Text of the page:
I have to confess I was more than a little shocked by the news that Barack Obama was awarded the Nobel Peace Prize for this year. It’s not that I don’t like Obama or think him a worthy politician it’s just that yes, I confess, even as an Obama supporter I do wonder what he has actually done to deserve the prize. It, to my mind, is a indication of how heartily sick the international community was of George W Bush and the Republican’s ‘invade first, ask questions later’ approach to foreign policy. They are so desperate to applaud Obama and encourage him away from that disasterous approach that they have awarded him this prize; in other words, it is less the Nobel Peace Prize and more the ‘congratulations on not being George Bush’ prize.
Obama presents the world with the acceptable; almost cuddly, liberal face of American power and given the previous regime the world can hardly be blamed for liking what it sees and wanting to reward that. However, there is another side to American power which was buried under the news of Obama’s shocking award; the side that still refuses to deal justly with other nations and still has a hyper-inflated sense of it’s own power and moral scruples. Gary McKinnon has been refused permission to appeal against his extradition to the US.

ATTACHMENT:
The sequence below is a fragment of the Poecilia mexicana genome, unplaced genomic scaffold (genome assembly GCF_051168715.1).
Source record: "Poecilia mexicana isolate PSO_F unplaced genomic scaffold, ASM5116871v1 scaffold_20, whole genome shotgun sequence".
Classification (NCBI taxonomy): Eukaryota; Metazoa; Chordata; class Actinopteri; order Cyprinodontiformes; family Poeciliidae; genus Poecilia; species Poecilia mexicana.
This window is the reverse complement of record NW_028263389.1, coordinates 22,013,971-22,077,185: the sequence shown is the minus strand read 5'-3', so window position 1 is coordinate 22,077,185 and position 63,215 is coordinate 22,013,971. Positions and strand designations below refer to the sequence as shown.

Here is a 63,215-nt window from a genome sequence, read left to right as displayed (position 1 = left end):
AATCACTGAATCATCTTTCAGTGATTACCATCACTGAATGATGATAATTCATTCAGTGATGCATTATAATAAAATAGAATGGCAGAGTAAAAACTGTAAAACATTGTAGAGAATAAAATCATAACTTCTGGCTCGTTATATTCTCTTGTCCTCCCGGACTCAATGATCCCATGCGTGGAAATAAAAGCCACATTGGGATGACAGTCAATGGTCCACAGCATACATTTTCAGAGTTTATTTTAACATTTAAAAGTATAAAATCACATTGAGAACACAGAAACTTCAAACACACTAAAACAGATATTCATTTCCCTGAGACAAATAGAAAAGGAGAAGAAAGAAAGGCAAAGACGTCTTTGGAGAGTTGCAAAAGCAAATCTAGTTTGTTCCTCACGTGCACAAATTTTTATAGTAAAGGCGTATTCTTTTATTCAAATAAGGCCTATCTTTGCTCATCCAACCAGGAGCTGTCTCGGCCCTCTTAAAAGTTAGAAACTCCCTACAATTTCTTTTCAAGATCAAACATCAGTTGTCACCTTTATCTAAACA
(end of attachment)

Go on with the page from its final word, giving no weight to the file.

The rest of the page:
Nick Clegg has rightly called for the Home Secretary to block McKinnon’s extradition and there should be a wider change of the one-sided terms of extradition to America. Despite Obama’s efforts it is quite clear that no matter how benign a face he put’s on it America is still determined to wield it’s waning influence in ways that simply do not take account of the rights of other nations nor such things as justice and all that good stuff.
One of the things that the Lisbon Treaty (despite its imperfections) has to recommend it is how it strengthens a European Union presence in foreign policy; no matter the awards and plaudits heaped on Obama this is still something that is desperately needed in the world.